I mentioned this he laughed at me. “What’s so funny?” I asked. “It’s not like it’s any more ridiculous than most of your other ideas.”

“Yeah,” he replied, “but that one actually makes sense.”

I was shocked! “Really?”

“Sure,” he said. “You’re basically describing anxiety as something that lives inside you and impacts your actions, but which can be killed off if you take certain actions or get certain help.”

So I started looking for something I thought to be a personalized plan with concrete steps that would help me stop putting things off and start getting things done.

I found this website with a simple quiz that asked probing questions regarding the nature of my procrastination and how it made me feel, so I decided to answer them honestly.

Based on my answers, the system, guided by psychologists and wellness professionals, created a customized three-month plan that would allow me to overcome my procrastination.

My plan included specific instructions for each day, as well as reminders which kept me on track throughout the month.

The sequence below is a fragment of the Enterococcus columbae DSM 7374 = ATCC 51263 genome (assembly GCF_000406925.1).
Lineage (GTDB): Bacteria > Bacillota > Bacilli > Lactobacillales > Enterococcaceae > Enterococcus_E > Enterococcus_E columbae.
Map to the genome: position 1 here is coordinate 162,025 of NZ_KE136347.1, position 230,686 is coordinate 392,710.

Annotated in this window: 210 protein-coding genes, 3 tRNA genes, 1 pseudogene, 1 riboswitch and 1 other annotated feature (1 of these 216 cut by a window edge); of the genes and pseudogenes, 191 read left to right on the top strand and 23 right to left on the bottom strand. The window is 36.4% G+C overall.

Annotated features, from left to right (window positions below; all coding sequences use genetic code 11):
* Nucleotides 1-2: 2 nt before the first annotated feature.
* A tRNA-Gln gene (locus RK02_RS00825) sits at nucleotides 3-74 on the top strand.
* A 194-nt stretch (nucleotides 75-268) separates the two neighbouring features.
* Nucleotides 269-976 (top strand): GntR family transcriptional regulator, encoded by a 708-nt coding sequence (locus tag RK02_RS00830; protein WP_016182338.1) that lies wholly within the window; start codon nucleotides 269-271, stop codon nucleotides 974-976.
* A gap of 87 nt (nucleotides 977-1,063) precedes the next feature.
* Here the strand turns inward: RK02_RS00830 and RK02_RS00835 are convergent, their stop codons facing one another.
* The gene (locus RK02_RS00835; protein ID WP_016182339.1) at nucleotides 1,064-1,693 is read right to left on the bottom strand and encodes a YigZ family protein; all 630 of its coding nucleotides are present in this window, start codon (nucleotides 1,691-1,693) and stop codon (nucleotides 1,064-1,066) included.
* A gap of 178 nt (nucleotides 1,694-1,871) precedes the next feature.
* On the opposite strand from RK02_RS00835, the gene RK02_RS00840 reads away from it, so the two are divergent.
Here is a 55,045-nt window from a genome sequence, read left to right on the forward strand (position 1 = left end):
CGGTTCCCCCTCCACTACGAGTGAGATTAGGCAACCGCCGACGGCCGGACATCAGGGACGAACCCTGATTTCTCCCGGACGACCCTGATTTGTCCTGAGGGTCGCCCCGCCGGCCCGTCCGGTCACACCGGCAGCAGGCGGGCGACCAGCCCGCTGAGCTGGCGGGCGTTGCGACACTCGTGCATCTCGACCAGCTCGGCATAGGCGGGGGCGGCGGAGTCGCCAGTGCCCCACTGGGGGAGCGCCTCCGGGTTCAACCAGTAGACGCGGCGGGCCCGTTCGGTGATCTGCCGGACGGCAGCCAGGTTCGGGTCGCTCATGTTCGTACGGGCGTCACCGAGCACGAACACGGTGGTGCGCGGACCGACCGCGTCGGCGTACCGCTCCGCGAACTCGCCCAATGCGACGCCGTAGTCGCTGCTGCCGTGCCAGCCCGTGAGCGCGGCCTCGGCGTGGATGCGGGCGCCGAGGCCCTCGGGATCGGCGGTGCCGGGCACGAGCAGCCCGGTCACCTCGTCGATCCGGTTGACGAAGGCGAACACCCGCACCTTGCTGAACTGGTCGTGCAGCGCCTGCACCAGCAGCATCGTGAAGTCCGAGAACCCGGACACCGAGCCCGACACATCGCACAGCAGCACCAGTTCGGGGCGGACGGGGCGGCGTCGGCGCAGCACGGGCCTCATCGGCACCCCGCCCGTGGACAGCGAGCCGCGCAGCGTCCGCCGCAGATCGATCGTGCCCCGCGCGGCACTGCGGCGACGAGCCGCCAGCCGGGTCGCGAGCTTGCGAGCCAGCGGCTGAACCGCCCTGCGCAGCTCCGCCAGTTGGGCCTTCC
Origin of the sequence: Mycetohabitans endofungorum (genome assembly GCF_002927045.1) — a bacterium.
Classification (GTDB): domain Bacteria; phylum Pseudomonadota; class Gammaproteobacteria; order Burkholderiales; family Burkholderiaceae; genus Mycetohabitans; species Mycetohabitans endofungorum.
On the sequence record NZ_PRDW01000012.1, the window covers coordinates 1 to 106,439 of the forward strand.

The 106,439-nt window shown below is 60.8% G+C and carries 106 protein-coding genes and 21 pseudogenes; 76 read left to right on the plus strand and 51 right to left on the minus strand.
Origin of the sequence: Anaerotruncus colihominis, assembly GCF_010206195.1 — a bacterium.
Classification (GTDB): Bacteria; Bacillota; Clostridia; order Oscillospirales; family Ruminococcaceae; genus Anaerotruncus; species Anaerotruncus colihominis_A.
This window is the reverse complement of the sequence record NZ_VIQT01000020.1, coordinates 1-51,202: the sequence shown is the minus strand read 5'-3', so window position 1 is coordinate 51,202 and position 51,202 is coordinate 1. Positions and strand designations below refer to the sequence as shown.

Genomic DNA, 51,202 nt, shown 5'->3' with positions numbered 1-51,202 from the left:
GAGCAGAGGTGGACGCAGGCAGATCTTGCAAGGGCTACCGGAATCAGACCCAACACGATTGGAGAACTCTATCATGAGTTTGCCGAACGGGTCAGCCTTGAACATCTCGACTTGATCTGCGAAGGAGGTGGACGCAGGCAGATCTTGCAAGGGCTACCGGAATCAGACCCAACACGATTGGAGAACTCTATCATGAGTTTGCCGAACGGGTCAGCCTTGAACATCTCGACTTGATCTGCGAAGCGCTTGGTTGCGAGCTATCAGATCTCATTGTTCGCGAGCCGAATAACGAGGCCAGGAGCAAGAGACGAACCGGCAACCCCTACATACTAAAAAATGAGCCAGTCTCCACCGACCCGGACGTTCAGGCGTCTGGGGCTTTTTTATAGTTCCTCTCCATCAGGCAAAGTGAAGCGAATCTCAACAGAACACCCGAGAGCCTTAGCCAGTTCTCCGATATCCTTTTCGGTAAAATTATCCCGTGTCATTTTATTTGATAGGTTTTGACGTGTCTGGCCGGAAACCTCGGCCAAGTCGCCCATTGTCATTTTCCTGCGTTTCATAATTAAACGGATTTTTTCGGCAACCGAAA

This was like a personal trainer helping you eliminate procrastination, anxiety, and low self-esteem—all rolled into one super-simple package.

I started taking small actions each day towards reaching my goals. This helped me realize how much progress can be made when you take action instead of sitting around waiting for something good to happen!

And most important of all:

I finally found a way to overcome low self-esteem and stop doubting myself.

Now that I have more self-acceptance and confidence, I’ve been able to achieve so many things in my life that once seemed completely impossible. And my go-to excuse – “being an artist”… Well, guess what?

Once you learn how to change your mindset, you can literally do anything. Once you know what kind of thought patterns are holding you back from success or happiness in any area of your life, then it becomes much easier for you to get things done and make your dream happen!

Finally, I feel like I’m not constantly playing catch-up, and I hope never to feel that way again.

And to think, it all started with a simple quiz!

Click below to take the Virtue Map initial quiz, and your custom-designed plan will be ready in a matter of minutes.

After that, it’s only a matter of choosing to give it a whirl.

After all, if you’re in a situation like mine, there’s so much to gain and so little to lose by trying.

Best of luck on your journey!